AMMAN — Minister of Social Development (MoSD) Hala Lattouf on Monday said that among the country’s top priorities is to ensure the safety and security of abused women in Jordan.
Lattouf’s remarks were made during the official opening of the state-of-the-art guesthouse “Amneh House” [‘safe’ in Arabic], also called the “Guest and Rehabilitation House for Women” whose lives are threatened in relation to so-called family honour violence.
“This is an important day for Jordan because human rights and the dignity of women have always been our priority, and we decided to open this house because we believe it is the right thing to do,” Lattouf, who inaugurated the facility on behalf of Prime Minister Omar Razzaz, told diplomats and representatives of local and international organisations and various government agencies.
Lattouf added that the “protection of women is something basic in our culture, and His Majesty King Abdullah has instructed everyone in the government to ensure that Jordanian women’s dignity and security are preserved and protected”.
She added that there are currently 29 women who are at the Jweideh Correctional and Rehabilitation Centre (JCRC) who will be “moved gradually to the guesthouse starting next week”.
“Imprisonment of women to protect them from their families has become something of the past in Jordan. Any new cases will be sent to the guesthouse by the relevant authorities and not to the JCRC. This is their new temporary home until their cases are solved in the appropriate manner,” Lattouf stressed.
Hundreds of women have been imprisoned in the past at the JCRC for indefinite periods, and without any charges, in what is termed “protective custody”, including some for periods that exceeded 10 years, during which they cannot leave the facility without the administrative governor’s permission or if a male guardian signs a guarantee that he will not harm them if they are released.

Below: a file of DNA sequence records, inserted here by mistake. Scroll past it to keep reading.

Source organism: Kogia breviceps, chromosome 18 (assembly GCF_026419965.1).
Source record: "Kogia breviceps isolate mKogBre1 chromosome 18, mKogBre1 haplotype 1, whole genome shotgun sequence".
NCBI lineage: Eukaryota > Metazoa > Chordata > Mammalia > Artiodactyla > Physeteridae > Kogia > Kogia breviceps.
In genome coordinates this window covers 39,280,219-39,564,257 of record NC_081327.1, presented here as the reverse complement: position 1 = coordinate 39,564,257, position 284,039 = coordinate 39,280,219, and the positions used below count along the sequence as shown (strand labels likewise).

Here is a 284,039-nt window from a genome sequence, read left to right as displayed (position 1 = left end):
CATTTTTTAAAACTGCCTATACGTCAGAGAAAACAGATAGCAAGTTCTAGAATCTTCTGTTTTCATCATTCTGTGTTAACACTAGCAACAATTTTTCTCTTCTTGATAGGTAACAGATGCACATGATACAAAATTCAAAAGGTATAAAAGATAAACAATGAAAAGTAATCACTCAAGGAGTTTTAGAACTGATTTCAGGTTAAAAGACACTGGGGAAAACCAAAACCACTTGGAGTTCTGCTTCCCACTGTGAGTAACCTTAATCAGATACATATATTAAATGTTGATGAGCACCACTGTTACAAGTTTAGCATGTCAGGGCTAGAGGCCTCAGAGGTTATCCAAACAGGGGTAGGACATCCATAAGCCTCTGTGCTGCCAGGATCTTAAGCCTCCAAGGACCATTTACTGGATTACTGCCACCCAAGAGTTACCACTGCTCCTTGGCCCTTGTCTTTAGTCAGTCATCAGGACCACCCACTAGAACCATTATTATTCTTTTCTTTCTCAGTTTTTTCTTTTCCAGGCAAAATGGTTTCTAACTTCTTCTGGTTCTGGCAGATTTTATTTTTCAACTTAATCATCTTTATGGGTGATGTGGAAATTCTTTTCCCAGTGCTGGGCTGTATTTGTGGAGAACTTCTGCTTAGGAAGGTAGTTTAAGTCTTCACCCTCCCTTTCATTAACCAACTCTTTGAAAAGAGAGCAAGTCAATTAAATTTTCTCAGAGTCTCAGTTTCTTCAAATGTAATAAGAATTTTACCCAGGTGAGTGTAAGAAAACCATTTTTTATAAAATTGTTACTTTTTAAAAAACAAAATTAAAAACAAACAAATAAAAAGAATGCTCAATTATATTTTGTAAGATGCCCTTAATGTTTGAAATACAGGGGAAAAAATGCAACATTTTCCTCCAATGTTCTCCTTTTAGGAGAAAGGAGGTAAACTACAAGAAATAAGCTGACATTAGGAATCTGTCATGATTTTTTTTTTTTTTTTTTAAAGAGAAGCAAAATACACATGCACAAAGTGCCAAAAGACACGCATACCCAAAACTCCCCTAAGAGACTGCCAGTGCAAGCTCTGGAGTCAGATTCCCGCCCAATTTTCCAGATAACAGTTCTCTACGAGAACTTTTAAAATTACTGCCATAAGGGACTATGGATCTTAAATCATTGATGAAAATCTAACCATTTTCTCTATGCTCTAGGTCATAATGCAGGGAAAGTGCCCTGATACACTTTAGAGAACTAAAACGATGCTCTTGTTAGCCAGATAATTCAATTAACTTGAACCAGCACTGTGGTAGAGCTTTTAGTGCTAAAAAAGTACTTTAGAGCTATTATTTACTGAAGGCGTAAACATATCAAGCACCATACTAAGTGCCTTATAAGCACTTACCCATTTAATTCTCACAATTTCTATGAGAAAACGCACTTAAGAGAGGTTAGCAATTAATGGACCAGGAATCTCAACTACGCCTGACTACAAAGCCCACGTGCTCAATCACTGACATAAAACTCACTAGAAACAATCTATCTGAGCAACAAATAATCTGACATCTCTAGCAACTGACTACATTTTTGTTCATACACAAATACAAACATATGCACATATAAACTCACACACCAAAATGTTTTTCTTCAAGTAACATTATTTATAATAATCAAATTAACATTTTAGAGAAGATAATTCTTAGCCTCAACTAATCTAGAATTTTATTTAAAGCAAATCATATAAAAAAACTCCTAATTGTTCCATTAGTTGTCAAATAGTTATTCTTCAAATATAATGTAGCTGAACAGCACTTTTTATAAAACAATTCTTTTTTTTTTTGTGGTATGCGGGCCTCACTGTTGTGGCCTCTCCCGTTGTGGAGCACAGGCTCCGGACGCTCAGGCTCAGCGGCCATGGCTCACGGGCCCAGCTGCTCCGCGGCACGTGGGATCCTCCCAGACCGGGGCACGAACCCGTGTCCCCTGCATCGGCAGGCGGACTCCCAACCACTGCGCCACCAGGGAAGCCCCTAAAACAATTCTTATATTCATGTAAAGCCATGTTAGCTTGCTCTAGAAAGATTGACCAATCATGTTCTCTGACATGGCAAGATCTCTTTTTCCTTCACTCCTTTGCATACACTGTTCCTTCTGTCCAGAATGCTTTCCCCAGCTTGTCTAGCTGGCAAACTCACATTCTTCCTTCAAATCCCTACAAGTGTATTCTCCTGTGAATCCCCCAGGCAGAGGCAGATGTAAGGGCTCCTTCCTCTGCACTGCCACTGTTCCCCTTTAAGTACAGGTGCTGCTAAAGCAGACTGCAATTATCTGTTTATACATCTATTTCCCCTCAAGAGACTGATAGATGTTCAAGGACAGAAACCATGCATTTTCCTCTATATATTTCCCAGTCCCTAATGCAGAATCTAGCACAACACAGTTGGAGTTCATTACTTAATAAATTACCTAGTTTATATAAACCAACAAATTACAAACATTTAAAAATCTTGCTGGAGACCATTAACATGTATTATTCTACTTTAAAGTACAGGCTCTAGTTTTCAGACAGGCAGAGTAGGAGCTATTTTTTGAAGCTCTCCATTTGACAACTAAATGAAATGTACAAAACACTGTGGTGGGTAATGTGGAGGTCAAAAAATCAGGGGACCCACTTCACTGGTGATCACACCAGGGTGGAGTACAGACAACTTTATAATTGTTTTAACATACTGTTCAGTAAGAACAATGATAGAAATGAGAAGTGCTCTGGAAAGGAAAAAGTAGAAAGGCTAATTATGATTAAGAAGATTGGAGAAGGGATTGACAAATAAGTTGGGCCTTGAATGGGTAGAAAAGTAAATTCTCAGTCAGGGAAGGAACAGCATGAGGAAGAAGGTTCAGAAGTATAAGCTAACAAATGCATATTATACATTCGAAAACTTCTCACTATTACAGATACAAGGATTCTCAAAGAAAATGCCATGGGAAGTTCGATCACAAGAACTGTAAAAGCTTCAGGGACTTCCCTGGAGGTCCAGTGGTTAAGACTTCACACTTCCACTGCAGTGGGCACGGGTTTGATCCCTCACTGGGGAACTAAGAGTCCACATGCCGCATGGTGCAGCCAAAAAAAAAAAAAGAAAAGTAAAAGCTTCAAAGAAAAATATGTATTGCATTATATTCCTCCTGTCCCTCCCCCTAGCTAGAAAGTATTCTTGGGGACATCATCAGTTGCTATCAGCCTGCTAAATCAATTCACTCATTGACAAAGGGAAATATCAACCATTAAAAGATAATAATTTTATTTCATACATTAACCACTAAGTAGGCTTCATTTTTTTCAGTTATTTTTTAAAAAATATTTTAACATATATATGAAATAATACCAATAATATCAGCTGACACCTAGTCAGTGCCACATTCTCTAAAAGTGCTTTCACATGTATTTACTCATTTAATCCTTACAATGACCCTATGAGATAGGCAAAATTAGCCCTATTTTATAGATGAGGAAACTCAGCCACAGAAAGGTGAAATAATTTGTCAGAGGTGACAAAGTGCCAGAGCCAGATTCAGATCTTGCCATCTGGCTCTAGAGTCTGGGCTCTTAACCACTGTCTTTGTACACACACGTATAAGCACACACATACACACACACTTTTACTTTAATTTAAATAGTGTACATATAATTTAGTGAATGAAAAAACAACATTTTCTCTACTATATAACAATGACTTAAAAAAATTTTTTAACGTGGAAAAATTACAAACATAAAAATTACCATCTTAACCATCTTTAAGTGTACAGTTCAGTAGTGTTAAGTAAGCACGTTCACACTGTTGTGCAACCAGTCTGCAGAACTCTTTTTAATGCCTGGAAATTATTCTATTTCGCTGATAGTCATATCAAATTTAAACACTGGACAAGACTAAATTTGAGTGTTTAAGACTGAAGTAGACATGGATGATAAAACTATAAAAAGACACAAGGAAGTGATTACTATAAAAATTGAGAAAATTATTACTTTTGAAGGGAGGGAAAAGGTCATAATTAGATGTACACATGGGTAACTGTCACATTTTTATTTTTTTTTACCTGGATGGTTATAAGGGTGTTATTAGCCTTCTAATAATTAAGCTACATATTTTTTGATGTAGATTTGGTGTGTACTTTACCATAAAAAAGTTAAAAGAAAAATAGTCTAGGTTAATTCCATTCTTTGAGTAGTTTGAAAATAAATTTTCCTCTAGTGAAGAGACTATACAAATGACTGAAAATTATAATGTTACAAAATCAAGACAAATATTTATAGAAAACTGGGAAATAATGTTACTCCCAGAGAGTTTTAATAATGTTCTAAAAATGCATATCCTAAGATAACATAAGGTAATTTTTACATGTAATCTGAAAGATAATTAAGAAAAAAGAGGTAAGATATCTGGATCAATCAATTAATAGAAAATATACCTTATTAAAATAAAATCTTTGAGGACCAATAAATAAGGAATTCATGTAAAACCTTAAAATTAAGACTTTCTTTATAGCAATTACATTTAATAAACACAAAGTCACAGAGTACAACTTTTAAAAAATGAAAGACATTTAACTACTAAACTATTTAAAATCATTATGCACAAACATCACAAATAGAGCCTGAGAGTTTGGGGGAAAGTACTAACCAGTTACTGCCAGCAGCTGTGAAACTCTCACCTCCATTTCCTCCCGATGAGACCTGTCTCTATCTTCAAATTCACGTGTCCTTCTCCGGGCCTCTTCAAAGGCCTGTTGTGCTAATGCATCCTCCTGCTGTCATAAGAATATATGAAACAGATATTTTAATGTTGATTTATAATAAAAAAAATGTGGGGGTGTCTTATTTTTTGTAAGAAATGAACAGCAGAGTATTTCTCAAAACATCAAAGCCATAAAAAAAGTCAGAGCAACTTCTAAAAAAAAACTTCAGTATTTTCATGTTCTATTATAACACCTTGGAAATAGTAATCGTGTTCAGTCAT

Lattouf said several local and non-governmental agencies, including the Ministry of Interior, the Public Security Department, local NGOs led by the Mizan Law Group (MLG) for Human Rights and other relevant government entities, had contributed to the project.
“We have succeeded because we united with all the relevant government agencies and local NGOs by coordinating the efforts and sharing tasks,” Lattouf added.
The minister also thanked USAID for providing the necessary funds to buy and furnish the four-storey building that has the capacity to house around 40 women and their children.
“We are really grateful for USAID’s support, as well as that of the European Union and other UN agencies in Jordan who offered their support to this important project,” Lattouf stressed.
Also addressing the gathering was the director of the first-of-its-kind facility, Raghda Azzeh, who explained the three-year process that led to opening the guesthouse, and the instructions that will govern the entity.
“Today is an exceptional day for Jordanian women because we are launching an entity that will provide more fair alternatives for women whose lives are in danger,” Azzeh told the gathering.